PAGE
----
Only Online Auction

Hong Kong, Mar 03, 2021

LOT 312

Vacheron Constantin
Precision counter-clock, regulator-type dial, stop-seconds; chromium-plated metal, mahogany

HKD 66,000 - 85,000

CHF 7,600 - 9,800 / EUR 7,000 - 9,000 / USD 8,500 - 10,900

Chromium-plated metal, open-face, key-winding, round-shaped, largeprecision counter-clock with screwed case-back, mounted in a three-body hinged mahogany box; silver colour regulator-type dial with subsidiary seconds at 6, stop-seconds (activated by the push-piece located on the case-band at 7 o’clock).

30’’’, RA 67-124, ¾ plate, gilded brass, going barrel, straight-line equilibrated lever escapement, compensated brass-Invar Guillaume balance and blued steel hairspring with terminal curve, patented polished steel index-regulator with micrometric screw.

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Grading System
Grade: AA

Very good

Case: 3


Movement: 3-9 *


Dial: 3-01


HANDS Original

Brand Vacheron Constantin, Geneva

Year 1926

Movement No. 400 933

Case No. 250 986

Material chromium-plated metal, mahogany

Diameter 83 mm.

Caliber 30’’’, RA 67-124, Guillaume Balance

Dimensions 58 x 115 x 110 mm. (box)

Signature dial and movement

Accessories ouble brass and steel winding- and setting- key; copy of the invention patent


Movement based on the Swiss invention patent No. 101 652, delivered on September 30, 1922, to Vacheron Constantin, Geneva, for a “Raquette de montre” (watch index-regulator).


Deck watch, deck chronometer and precision counter-clock by Vacheron Constantin

A “deck watch” or “deck chronometer” is a precision timepiece used on the deck of boats for navigational purposes (point reading) to avoid disturbing the proper functioning of the marine chronometer, which remains in a specific area of the ship (chronometers room or captain’s cabin).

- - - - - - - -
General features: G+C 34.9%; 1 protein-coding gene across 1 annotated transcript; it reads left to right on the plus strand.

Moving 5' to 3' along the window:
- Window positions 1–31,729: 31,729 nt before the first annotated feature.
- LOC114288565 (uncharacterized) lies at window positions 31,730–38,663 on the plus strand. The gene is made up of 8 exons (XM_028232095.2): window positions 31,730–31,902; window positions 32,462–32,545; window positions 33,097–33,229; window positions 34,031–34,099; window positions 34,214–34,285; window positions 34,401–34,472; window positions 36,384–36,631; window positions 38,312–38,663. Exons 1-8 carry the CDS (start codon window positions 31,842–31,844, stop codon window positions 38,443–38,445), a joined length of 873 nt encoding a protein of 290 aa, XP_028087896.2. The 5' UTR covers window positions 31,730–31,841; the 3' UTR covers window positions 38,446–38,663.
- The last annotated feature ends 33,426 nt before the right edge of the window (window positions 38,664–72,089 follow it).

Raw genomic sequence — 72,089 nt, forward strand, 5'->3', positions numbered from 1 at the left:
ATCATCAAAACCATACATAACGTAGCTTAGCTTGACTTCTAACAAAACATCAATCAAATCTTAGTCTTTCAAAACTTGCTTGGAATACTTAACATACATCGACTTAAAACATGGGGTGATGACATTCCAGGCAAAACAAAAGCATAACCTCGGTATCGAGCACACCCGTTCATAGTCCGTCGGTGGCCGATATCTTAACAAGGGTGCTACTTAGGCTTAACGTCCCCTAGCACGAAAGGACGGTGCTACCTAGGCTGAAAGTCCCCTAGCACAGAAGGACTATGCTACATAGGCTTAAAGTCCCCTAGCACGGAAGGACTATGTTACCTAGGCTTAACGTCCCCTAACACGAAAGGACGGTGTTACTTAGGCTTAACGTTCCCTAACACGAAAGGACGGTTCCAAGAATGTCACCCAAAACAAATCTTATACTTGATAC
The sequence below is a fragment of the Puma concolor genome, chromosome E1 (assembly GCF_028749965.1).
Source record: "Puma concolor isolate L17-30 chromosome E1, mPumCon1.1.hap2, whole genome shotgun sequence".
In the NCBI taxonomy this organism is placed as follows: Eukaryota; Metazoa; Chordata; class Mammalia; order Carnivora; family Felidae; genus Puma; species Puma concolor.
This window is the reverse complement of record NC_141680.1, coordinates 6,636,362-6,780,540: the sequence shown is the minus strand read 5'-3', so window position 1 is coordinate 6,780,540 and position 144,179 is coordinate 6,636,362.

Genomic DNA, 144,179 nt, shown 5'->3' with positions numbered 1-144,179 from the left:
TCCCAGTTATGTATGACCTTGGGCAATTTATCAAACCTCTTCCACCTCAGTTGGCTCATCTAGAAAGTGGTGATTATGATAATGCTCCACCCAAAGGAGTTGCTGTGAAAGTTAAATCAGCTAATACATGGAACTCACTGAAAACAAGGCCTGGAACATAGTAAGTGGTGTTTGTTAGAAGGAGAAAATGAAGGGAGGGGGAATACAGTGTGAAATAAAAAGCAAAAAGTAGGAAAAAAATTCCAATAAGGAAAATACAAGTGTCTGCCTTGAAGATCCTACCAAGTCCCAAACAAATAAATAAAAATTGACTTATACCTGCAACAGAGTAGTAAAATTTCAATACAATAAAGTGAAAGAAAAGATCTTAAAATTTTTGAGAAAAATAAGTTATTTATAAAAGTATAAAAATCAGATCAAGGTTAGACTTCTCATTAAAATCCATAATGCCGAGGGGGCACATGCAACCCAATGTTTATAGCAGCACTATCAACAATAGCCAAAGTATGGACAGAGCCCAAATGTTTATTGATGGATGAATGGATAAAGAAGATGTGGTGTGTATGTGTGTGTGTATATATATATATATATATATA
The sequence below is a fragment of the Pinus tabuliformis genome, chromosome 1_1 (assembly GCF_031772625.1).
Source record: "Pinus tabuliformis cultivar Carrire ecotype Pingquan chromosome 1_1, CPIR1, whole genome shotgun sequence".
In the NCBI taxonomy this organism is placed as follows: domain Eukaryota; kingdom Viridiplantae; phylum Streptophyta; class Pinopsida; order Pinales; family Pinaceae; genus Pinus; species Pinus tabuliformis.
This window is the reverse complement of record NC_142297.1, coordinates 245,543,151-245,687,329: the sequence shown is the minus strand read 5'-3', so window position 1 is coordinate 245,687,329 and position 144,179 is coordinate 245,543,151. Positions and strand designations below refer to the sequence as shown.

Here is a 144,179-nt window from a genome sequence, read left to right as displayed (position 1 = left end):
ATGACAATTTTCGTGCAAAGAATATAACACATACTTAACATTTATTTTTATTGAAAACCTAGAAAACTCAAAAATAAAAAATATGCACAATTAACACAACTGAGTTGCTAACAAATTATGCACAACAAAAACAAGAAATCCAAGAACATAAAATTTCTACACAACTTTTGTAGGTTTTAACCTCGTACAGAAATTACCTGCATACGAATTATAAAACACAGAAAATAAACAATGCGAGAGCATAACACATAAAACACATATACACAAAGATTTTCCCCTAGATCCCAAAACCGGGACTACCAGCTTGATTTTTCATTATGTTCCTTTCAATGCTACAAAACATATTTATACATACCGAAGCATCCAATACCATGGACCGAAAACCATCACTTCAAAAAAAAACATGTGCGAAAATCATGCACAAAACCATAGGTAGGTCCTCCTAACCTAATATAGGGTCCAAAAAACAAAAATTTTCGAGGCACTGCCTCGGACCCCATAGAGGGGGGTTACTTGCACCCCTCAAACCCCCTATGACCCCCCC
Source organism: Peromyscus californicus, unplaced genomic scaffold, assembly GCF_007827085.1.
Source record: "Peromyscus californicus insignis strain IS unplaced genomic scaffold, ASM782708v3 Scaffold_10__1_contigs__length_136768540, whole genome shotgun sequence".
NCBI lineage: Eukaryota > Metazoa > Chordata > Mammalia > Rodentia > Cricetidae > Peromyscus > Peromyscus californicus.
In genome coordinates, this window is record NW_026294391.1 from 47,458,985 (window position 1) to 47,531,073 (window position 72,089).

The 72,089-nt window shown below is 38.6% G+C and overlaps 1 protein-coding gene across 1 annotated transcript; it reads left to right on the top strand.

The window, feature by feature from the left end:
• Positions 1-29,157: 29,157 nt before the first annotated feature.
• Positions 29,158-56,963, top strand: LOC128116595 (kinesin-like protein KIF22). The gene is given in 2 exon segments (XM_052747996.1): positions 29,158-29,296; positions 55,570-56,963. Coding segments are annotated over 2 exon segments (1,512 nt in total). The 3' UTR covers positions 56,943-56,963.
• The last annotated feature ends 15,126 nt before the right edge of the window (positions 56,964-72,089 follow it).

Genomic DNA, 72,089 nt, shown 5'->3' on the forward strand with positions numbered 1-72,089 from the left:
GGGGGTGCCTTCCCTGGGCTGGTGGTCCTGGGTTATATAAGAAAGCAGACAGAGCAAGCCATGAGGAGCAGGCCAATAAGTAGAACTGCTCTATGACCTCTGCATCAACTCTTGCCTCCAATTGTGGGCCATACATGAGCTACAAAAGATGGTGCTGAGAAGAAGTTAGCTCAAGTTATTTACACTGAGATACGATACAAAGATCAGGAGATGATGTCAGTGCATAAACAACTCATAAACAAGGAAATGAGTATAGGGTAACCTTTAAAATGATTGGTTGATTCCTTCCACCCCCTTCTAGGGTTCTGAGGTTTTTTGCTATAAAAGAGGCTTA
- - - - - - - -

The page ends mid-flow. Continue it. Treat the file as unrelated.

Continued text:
Vacheron Constantin produced a few marine chronometers and deck watches that were mainly used on ships of the military or merchant fleets. The movements of these large timepieces had to be extremely precise and were built since 1905 with Guillaume balances and hair-springs with terminal curve (Breguet-type). Very often these movements are submitted to the tests of astronomical observatories and can obtain a Bulletin de marche.

The Genevan manufactory also used these same movements, intended for civilian use, to be fitted into table clocks enabling the brand’s retailers to have a precision timekeeper that would allow them to monitor the proper functioning of the watches they sold in their boutiques.

These clocks are occasionally referred to as “horloge de comptoir” or “counter-clock” and may be labelled “Heure exacte” (Exact time).

All these timepieces can be equipped with a subsidiary or central seconds hand and can have a power reserve indicator. They are much more rarely found with a regulator-type dial. They can be housed in silver, stainless steel or chromed metal cases or incorporated into mahogany boxes.


Guillaume Balance
The Guillaume balance is a compensated bimetallic balance, made of anibal (an alloy of steel and nickel) and brass, after the works of Dr Charles-Edouard Guillaume (1861-1938), with which the middle-temperature error is practically eliminated.
The middle-temperature error (or Dent’s anomaly), is the difference between the rate of a chronometer at the mean temperature and the average of the rates at extreme temperatures.
This type of balance was used by the horological manufactories since 1904.


· Eder, Norbert, Beobachtungsuhren, Deck Watches und Chronomètres de bord, Munich, Callwey Verlag, 1987 (216 pp.; with a Vacheron Constantin deck watch on the cover).
· The Art of Vacheron Constantin, An Important Collection of 286 Watches, Clocks and Wristwatches (thematic auction catalogue, November 13, 1994), Geneva, Antiquorum Editions, pp. 200-201.
· The Quarter Millennium of Vacheron Constantin, 1755-2005, 250 lots, Properties of Various Owners Around the World (thematic auction catalogue, April 3, 2005), Geneva, Antiquorum Editions, pp. 182-199.